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5 books for your Lenten journey

Need some daily reading to inspire you during Lent? Here are five suggestions, including a book from Dietrich Bonhoeffer.

God Is on the CrossGod Is on the Cross by Dietrich Bonhoeffer

I compiled this Bonhoeffer devotional myself, so you can take any endorsement I give here with a grain of salt. But it was a great privilege to immerse myself for a time in the theologian’s reflections on suffering, self-denial, and the atonement. I hope you feel the same. As one reader put it, “Lent is about giving up our comfort to show Christ that He is the most important thing to us. I can think of few things that could aid us in sacrificial living during lent than to spend it in a jail cell beside Dietrich Bonhoeffer as we pray, read Scripture and seek God together.”

breadandwineenBread and Wine: Readings for Lent and Easter (compilation)

I can’t locate this book on my shelves right now and it’s making me anxious, because how will I get through the season without this standby? This has been my go-to Lenten resource for several years. Some of my favorite writers are in this lovely compilation: “C.S. Lewis, G.K. Chesterton, Philip Yancey, Madeline L’Engle, Henri Nouwen, Dietrich Bonhoeffer, John Donne, Thomas Merton, St. Augustine, Mother Teresa, John Updike, Leo Tolstoy, Fyodor Dostoevsky, and many others.” As Publishers Weekly said, “Caveat lector: no one should have this much pleasure during Lent!”

City of GodCity of God: Faith in the Streets by Sara Miles

This book just came out a few weeks ago, so it’s the newest suggestion on my list. Unlike the others, it’s not arranged for daily readings, but is appropriate for Lent as a kind of day-in-the-life narrative of an Episcopal priest on Ash Wednesday as she goes out into the streets of San Francisco to do the imposition of ashes for anyone who asks. “Though the Bible describes people trying to demonstrate their sorrow before God through rituals like fasting, wearing sackcloth, and pouring ashes on their heads, prophets like the ones we read aloud on Ash Wednesday insist these acts do not constitute repentance unless there’s a real change in behavior,” she writes. “Repentance requires paying attention to others, and learning to love, even a little bit, what God loves so much: the whole screwed-up world, this holy city, the people God created to be his own.”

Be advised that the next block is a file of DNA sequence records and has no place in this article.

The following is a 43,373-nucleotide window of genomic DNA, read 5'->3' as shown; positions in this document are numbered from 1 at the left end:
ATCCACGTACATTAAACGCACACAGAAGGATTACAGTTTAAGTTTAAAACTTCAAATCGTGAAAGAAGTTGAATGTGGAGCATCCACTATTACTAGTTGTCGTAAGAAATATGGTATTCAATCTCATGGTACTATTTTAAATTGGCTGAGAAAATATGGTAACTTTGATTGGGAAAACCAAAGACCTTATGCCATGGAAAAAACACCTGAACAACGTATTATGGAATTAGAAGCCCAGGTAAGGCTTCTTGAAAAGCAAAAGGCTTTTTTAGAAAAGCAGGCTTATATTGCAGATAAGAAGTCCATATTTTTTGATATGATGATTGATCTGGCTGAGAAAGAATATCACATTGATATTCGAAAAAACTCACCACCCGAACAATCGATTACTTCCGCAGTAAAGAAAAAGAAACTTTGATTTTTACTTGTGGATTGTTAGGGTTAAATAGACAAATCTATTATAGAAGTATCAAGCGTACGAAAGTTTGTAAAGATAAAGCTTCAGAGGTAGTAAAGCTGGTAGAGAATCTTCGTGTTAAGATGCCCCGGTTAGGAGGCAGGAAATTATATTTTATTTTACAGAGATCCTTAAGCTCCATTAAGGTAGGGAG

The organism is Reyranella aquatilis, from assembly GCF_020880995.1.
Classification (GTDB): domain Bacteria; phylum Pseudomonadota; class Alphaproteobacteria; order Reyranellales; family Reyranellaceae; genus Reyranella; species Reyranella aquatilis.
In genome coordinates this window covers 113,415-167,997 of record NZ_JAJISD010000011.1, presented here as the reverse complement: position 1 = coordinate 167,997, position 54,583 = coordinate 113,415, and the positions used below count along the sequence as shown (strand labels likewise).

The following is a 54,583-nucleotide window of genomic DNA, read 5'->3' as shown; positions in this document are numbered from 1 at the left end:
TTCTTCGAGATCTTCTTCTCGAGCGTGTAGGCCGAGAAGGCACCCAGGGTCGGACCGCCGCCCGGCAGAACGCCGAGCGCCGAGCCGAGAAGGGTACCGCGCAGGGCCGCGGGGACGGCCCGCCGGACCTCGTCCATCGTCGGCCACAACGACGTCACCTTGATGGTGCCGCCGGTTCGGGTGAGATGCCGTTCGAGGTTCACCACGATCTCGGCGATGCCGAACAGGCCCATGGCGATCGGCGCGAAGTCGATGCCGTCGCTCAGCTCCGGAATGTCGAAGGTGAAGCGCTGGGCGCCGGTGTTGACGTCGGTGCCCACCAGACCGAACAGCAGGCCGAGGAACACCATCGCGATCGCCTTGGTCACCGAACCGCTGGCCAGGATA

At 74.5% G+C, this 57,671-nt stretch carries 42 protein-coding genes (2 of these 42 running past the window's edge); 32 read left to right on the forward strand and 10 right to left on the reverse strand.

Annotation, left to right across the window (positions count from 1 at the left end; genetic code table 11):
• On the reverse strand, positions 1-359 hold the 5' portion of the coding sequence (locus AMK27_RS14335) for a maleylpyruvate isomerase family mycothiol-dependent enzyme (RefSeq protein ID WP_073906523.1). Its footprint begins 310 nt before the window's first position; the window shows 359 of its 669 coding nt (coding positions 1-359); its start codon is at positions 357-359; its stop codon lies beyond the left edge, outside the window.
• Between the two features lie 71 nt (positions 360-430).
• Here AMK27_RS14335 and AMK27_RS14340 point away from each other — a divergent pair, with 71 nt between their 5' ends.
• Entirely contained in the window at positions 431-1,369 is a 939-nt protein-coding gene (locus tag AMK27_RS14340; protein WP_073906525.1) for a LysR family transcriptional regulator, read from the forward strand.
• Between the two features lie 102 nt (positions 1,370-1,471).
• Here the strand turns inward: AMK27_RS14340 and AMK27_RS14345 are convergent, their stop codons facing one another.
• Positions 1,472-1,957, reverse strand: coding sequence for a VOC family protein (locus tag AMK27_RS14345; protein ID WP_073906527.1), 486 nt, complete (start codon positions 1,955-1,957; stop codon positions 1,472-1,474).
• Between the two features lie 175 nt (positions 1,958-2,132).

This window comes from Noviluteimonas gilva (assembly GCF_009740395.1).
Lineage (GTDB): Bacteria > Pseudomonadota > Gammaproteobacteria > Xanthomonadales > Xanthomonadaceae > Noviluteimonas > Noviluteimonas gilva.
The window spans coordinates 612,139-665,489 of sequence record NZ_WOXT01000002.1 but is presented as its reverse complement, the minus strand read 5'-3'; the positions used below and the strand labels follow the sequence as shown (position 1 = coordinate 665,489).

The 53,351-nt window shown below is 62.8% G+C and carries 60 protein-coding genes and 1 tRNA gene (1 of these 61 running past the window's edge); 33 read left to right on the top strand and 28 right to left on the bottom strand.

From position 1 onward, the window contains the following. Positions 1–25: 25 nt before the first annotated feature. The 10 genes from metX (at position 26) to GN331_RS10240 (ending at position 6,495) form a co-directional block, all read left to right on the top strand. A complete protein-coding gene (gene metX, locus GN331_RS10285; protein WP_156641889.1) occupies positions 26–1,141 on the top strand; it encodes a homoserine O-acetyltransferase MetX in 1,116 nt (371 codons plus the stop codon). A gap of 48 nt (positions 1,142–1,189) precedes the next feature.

god-for-us-rediscovering-the-meaning-of-lent-and-easter-6God for Us: Rediscovering the Meaning of Lent and Easter, edited by Greg Pennoyer and Gregory Wolfe

Like the Bread and Wine compilation, this book features reflections from well-known spirituality writers (Richard Rohr, Lauren Winner, Luci Shaw, Kathleen Norris, Ronald Rolheiser, etc.). Unlike Bread and Wine, this is a full-color extravaganza with gorgeous sacred art to augment your Lenten experience. So you’ll find illustrations by Peter Brueghel, Paul Gauguin, Edvard Much, El Greco, John LaFarge, Marc Chagall, Fra Angelico, Vincent van Gogh and many others. If your tastes run to the visual as well as the literary, this is a fine daily devotional for you.

Followers of the Cross MM3Followers of the Cross by Martin Marty

This little devotional is just 99 cents on the Kindle right now, so I thought I’d mention it. It’s based on a print pamphlet that Martin Marty compiled for Lent, with very short daily entries that are intended to be readable in just two minutes. Martin Marty, who is a Lutheran pastor as well as a well-known historian of American religion, writes beautifully and accessibly.